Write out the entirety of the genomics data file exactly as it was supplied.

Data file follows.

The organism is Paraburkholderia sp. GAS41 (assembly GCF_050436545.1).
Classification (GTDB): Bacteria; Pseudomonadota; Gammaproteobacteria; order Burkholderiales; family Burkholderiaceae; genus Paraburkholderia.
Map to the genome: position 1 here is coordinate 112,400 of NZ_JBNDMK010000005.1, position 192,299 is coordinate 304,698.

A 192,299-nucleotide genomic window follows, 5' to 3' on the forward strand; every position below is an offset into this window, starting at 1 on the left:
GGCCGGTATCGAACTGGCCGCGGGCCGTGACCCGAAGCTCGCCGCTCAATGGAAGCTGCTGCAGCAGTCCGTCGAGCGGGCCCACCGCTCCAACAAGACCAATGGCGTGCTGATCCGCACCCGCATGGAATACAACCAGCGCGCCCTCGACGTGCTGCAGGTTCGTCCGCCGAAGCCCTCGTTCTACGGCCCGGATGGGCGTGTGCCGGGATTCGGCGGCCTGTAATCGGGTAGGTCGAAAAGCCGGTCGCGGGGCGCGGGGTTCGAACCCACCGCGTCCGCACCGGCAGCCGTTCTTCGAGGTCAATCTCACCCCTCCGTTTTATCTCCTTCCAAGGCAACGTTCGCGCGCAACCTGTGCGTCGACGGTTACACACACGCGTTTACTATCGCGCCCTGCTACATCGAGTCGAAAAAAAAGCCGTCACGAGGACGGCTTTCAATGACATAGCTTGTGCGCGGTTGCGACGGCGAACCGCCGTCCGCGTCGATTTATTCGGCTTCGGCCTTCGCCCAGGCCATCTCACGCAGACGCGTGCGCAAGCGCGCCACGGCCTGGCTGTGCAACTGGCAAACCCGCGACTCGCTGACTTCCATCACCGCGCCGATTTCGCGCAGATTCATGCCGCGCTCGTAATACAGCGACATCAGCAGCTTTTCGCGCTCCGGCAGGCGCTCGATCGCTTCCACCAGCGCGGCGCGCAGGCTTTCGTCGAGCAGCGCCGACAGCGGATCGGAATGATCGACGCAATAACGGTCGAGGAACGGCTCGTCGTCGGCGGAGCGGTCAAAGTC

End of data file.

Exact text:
The organism is Paraburkholderia sp. GAS41 (assembly GCF_050436545.1).
Classification (GTDB): Bacteria; Pseudomonadota; Gammaproteobacteria; order Burkholderiales; family Burkholderiaceae; genus Paraburkholderia.
Map to the genome: position 1 here is coordinate 112,400 of NZ_JBNDMK010000005.1, position 192,299 is coordinate 304,698.

A 192,299-nucleotide genomic window follows, 5' to 3' on the forward strand; every position below is an offset into this window, starting at 1 on the left:
GGCCGGTATCGAACTGGCCGCGGGCCGTGACCCGAAGCTCGCCGCTCAATGGAAGCTGCTGCAGCAGTCCGTCGAGCGGGCCCACCGCTCCAACAAGACCAATGGCGTGCTGATCCGCACCCGCATGGAATACAACCAGCGCGCCCTCGACGTGCTGCAGGTTCGTCCGCCGAAGCCCTCGTTCTACGGCCCGGATGGGCGTGTGCCGGGATTCGGCGGCCTGTAATCGGGTAGGTCGAAAAGCCGGTCGCGGGGCGCGGGGTTCGAACCCACCGCGTCCGCACCGGCAGCCGTTCTTCGAGGTCAATCTCACCCCTCCGTTTTATCTCCTTCCAAGGCAACGTTCGCGCGCAACCTGTGCGTCGACGGTTACACACACGCGTTTACTATCGCGCCCTGCTACATCGAGTCGAAAAAAAAGCCGTCACGAGGACGGCTTTCAATGACATAGCTTGTGCGCGGTTGCGACGGCGAACCGCCGTCCGCGTCGATTTATTCGGCTTCGGCCTTCGCCCAGGCCATCTCACGCAGACGCGTGCGCAAGCGCGCCACGGCCTGGCTGTGCAACTGGCAAACCCGCGACTCGCTGACTTCCATCACCGCGCCGATTTCGCGCAGATTCATGCCGCGCTCGTAATACAGCGACATCAGCAGCTTTTCGCGCTCCGGCAGGCGCTCGATCGCTTCCACCAGCGCGGCGCGCAGGCTTTCGTCGAGCAGCGCCGACAGCGGATCGGAATGATCGACGCAATAACGGTCGAGGAACGGCTCGTCGTCGGCGGAGCGGTCAAAGTC